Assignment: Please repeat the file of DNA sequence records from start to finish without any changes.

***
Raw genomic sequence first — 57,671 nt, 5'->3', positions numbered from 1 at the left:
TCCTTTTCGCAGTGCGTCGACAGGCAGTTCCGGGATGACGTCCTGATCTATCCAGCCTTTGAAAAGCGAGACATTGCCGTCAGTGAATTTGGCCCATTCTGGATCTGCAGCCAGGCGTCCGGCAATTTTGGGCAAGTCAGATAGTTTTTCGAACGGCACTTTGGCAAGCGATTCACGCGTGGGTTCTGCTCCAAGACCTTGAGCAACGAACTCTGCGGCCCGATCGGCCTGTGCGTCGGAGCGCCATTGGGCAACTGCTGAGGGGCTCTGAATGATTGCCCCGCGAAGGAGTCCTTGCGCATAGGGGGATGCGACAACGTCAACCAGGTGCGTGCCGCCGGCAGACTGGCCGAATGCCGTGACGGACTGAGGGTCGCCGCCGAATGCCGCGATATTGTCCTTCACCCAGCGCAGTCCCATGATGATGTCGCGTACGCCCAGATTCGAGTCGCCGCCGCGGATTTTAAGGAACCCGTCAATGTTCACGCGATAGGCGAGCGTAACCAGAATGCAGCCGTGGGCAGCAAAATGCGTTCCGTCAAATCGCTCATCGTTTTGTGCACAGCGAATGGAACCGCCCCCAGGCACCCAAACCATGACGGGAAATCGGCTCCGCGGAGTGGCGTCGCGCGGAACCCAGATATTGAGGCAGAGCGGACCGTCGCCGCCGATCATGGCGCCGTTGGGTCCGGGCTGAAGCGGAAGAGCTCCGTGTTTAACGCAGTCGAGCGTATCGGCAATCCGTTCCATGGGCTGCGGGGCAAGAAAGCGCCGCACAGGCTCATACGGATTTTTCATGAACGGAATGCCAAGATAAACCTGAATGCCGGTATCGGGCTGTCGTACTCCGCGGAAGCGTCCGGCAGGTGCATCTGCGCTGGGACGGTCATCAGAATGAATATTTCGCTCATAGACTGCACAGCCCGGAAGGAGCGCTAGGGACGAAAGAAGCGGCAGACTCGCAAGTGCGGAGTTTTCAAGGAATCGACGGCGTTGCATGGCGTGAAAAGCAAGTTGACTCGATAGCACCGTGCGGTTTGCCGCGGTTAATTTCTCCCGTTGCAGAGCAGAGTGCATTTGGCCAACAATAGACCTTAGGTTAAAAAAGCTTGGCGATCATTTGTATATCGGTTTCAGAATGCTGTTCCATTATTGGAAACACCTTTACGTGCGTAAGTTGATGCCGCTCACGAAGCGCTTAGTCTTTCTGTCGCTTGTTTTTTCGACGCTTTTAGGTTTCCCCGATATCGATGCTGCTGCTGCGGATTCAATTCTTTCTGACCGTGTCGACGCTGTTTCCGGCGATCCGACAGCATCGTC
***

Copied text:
Raw genomic sequence first — 57,671 nt, 5'->3', positions numbered from 1 at the left:
TCCTTTTCGCAGTGCGTCGACAGGCAGTTCCGGGATGACGTCCTGATCTATCCAGCCTTTGAAAAGCGAGACATTGCCGTCAGTGAATTTGGCCCATTCTGGATCTGCAGCCAGGCGTCCGGCAATTTTGGGCAAGTCAGATAGTTTTTCGAACGGCACTTTGGCAAGCGATTCACGCGTGGGTTCTGCTCCAAGACCTTGAGCAACGAACTCTGCGGCCCGATCGGCCTGTGCGTCGGAGCGCCATTGGGCAACTGCTGAGGGGCTCTGAATGATTGCCCCGCGAAGGAGTCCTTGCGCATAGGGGGATGCGACAACGTCAACCAGGTGCGTGCCGCCGGCAGACTGGCCGAATGCCGTGACGGACTGAGGGTCGCCGCCGAATGCCGCGATATTGTCCTTCACCCAGCGCAGTCCCATGATGATGTCGCGTACGCCCAGATTCGAGTCGCCGCCGCGGATTTTAAGGAACCCGTCAATGTTCACGCGATAGGCGAGCGTAACCAGAATGCAGCCGTGGGCAGCAAAATGCGTTCCGTCAAATCGCTCATCGTTTTGTGCACAGCGAATGGAACCGCCCCCAGGCACCCAAACCATGACGGGAAATCGGCTCCGCGGAGTGGCGTCGCGCGGAACCCAGATATTGAGGCAGAGCGGACCGTCGCCGCCGATCATGGCGCCGTTGGGTCCGGGCTGAAGCGGAAGAGCTCCGTGTTTAACGCAGTCGAGCGTATCGGCAATCCGTTCCATGGGCTGCGGGGCAAGAAAGCGCCGCACAGGCTCATACGGATTTTTCATGAACGGAATGCCAAGATAAACCTGAATGCCGGTATCGGGCTGTCGTACTCCGCGGAAGCGTCCGGCAGGTGCATCTGCGCTGGGACGGTCATCAGAATGAATATTTCGCTCATAGACTGCACAGCCCGGAAGGAGCGCTAGGGACGAAAGAAGCGGCAGACTCGCAAGTGCGGAGTTTTCAAGGAATCGACGGCGTTGCATGGCGTGAAAAGCAAGTTGACTCGATAGCACCGTGCGGTTTGCCGCGGTTAATTTCTCCCGTTGCAGAGCAGAGTGCATTTGGCCAACAATAGACCTTAGGTTAAAAAAGCTTGGCGATCATTTGTATATCGGTTTCAGAATGCTGTTCCATTATTGGAAACACCTTTACGTGCGTAAGTTGATGCCGCTCACGAAGCGCTTAGTCTTTCTGTCGCTTGTTTTTTCGACGCTTTTAGGTTTCCCCGATATCGATGCTGCTGCTGCGGATTCAATTCTTTCTGACCGTGTCGACGCTGTTTCCGGCGATCCGACAGCATCGTC